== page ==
I’d tell them, no matter what your experience with past drugs … this is totally different (Participant 18, female).

The two participants who identified as current injecting drug users were positive about their treatment experience and said they would encourage peers to seek treatment. One participant shared her experiences formally as a peer educator:

I’d already started working as a peer educator, so part of that was an obligation to other users and needing to know what I was trying to tell people and encourage people to do... if I’m going to tell another user to do something I want to at least have experienced it, so I know what the hell I’m telling them (Participant 19, female).

While the current injectors were positive about taking the DAAs, they identified potential barriers facing other people who inject, including the potential for re-infection. One participant was concerned that re-infection would become a new source of stigma:

I think that there’s also something to be said about the stigma and the guilt that goes along with re-infection. That’s a whole new monster that we’re going to have to deal with soon (Participant 19, female).

This same participant also proposed that some current injectors would continue to hold off on treatment because they conceptualised treatment as something to embark upon after they finished injecting drugs:

I am finding that just even talking to the community on the street, it’s just like - yeah, big deal, there’s a treatment, but I’m not done with the life at the moment here, you know. And they do see it as something to happen when they’ve done with their using life (Participant 19, female).


There is no disputing the revolutionary impact the DAAs have had on the clinical management of hepatitis C. While most participants involved in the current study had not experienced symptoms related to hepatitis C, they described feeling lucky to have escaped the infection relatively unscathed. Most significant was the psychological impact of being cured, highlighting the serious impact of hepatitis C and drug use related-stigma on the lived experience of people with hepatitis C and the uncertainty related to the physical impact of living with the infection.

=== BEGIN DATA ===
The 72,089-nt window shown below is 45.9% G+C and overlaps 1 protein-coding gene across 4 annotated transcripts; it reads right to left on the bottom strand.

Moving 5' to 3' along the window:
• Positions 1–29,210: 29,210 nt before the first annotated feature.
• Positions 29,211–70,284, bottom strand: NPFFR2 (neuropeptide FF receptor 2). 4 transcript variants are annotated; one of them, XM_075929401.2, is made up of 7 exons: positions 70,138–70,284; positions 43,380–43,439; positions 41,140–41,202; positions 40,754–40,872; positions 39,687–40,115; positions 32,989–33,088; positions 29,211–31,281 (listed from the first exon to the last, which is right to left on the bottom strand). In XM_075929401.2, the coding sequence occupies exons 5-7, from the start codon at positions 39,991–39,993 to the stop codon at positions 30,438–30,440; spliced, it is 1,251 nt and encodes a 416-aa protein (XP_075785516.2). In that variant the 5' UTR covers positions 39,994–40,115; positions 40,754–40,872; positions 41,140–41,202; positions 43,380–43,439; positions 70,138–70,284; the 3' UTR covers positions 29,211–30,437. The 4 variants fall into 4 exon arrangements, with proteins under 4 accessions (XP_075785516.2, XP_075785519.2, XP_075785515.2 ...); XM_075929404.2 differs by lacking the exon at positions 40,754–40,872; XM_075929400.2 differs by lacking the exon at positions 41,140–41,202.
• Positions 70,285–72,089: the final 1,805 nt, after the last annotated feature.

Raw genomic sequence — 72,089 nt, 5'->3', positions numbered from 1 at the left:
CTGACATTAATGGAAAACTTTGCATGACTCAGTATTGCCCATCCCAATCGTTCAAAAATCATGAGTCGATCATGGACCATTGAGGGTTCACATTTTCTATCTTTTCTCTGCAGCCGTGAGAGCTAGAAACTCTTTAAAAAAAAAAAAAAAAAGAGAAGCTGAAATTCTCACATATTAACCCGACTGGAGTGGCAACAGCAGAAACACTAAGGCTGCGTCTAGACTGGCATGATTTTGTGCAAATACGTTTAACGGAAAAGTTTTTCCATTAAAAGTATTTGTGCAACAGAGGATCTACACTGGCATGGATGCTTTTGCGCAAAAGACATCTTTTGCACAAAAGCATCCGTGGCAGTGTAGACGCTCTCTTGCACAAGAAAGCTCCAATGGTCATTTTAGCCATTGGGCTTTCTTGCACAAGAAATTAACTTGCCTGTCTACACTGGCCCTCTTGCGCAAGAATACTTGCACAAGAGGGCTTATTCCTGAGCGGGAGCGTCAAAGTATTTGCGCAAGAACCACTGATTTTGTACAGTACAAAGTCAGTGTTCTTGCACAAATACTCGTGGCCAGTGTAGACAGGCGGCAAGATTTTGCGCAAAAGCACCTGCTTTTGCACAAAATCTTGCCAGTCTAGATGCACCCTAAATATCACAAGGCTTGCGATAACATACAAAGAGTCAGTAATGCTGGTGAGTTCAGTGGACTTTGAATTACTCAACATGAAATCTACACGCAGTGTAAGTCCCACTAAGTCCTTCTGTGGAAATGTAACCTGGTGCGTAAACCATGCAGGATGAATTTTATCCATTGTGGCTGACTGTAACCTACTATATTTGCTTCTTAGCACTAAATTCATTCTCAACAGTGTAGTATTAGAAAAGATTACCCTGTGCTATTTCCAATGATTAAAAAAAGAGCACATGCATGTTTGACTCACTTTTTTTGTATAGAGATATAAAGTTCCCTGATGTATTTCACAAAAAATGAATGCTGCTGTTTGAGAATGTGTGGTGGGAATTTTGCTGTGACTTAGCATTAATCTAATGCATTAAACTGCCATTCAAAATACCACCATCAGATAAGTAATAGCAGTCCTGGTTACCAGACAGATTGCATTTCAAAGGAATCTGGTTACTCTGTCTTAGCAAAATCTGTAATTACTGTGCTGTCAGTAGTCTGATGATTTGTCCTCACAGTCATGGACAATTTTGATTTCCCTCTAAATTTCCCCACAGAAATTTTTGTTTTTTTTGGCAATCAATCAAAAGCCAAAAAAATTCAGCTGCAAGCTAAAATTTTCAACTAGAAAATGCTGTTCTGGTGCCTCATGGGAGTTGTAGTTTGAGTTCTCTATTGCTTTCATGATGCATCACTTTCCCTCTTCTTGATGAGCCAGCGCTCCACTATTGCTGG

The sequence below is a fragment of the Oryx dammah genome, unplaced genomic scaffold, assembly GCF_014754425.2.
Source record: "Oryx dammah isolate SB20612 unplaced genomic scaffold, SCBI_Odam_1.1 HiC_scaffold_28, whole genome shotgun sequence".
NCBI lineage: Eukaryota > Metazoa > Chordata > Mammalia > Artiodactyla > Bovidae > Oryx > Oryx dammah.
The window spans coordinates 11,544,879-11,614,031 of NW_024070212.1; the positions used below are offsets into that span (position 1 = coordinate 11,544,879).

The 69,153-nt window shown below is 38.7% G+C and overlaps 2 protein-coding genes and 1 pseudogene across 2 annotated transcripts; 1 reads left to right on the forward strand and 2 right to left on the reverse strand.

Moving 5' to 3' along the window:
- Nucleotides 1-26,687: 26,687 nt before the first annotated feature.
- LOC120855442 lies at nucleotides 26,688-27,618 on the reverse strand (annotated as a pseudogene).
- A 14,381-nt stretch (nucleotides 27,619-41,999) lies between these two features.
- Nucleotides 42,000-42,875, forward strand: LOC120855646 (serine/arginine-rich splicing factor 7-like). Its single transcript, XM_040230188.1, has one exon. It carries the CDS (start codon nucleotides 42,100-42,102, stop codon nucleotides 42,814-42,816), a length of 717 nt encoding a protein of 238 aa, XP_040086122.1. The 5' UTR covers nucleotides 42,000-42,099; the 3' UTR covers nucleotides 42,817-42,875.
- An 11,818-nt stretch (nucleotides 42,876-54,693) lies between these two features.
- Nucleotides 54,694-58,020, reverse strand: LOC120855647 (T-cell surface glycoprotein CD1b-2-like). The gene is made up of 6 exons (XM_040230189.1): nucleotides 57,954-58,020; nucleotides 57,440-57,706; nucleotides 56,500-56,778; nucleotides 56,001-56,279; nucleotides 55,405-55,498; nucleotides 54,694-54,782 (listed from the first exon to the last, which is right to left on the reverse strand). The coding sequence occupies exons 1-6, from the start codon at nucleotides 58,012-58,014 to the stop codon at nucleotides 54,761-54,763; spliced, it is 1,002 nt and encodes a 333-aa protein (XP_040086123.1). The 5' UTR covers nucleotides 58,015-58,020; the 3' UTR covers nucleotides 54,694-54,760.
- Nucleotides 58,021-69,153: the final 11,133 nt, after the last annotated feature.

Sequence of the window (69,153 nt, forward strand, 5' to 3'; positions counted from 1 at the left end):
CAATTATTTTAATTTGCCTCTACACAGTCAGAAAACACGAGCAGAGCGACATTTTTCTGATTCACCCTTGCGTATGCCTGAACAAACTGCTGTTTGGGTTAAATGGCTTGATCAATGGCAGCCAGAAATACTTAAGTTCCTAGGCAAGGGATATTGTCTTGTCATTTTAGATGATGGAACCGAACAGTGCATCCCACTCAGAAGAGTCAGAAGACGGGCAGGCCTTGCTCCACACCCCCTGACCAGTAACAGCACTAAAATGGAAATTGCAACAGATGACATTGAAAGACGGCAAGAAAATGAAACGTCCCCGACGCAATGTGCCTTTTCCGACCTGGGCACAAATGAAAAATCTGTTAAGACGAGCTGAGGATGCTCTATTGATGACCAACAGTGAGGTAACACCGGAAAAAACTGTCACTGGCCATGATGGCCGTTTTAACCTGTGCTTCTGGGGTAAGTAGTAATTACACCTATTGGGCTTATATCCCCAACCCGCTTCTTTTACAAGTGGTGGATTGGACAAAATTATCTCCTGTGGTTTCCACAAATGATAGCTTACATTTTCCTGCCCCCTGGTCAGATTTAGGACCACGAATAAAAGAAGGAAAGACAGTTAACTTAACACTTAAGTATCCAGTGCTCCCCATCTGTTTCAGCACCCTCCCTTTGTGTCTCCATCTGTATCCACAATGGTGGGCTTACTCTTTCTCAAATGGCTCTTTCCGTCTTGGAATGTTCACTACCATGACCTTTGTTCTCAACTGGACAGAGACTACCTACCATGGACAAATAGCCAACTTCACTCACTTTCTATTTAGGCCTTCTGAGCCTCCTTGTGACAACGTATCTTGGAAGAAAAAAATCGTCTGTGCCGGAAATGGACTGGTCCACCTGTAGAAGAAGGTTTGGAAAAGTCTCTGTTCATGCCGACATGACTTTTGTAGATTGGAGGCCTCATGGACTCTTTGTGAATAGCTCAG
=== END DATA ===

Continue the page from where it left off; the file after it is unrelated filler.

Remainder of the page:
Participants no longer felt infectious or a threat to their families and friends in terms of onward transmission, and for several participants, the benefit of breaking a link to previous drug use was transformative. This experience is echoed by the findings of Harris (2017) who describes hepatitis C treatment as promising social reconnection, social redemption from the drug using past and a return to ‘normality’ [21]. While most participants were not currently injecting drugs, the label of “drug user” inferred by a diagnosis of hepatitis C was an important motivator to access treatment. Also, the relief of no longer needing to worry about the risk of illness or death because of an infection contracted during their youth was immensely important.

Participants were passionate advocates for sharing the benefits of being cured with people in their network and complete strangers. The unexpected result of feeling “normal” because they were no longer infectious was highlighted as an important message to communicate to people not currently engaged in hepatitis C health care. The psychological relief, in addition to the physical benefits of no longer being at risk of developing serious liver disease and cancer were perceived as positive outcomes of being cured. However, while participants were keen to share their cure stories with peers and the communities, they also articulated a continuing fear of “outing” themselves as someone who contracted a disease most prevalent among people who inject drugs. As discussed, this label can have severe social ramifications such as alienation and discrimination that result in poor access to health services, [22, 23] and the ongoing fear of stigma created a barrier to sharing the good news.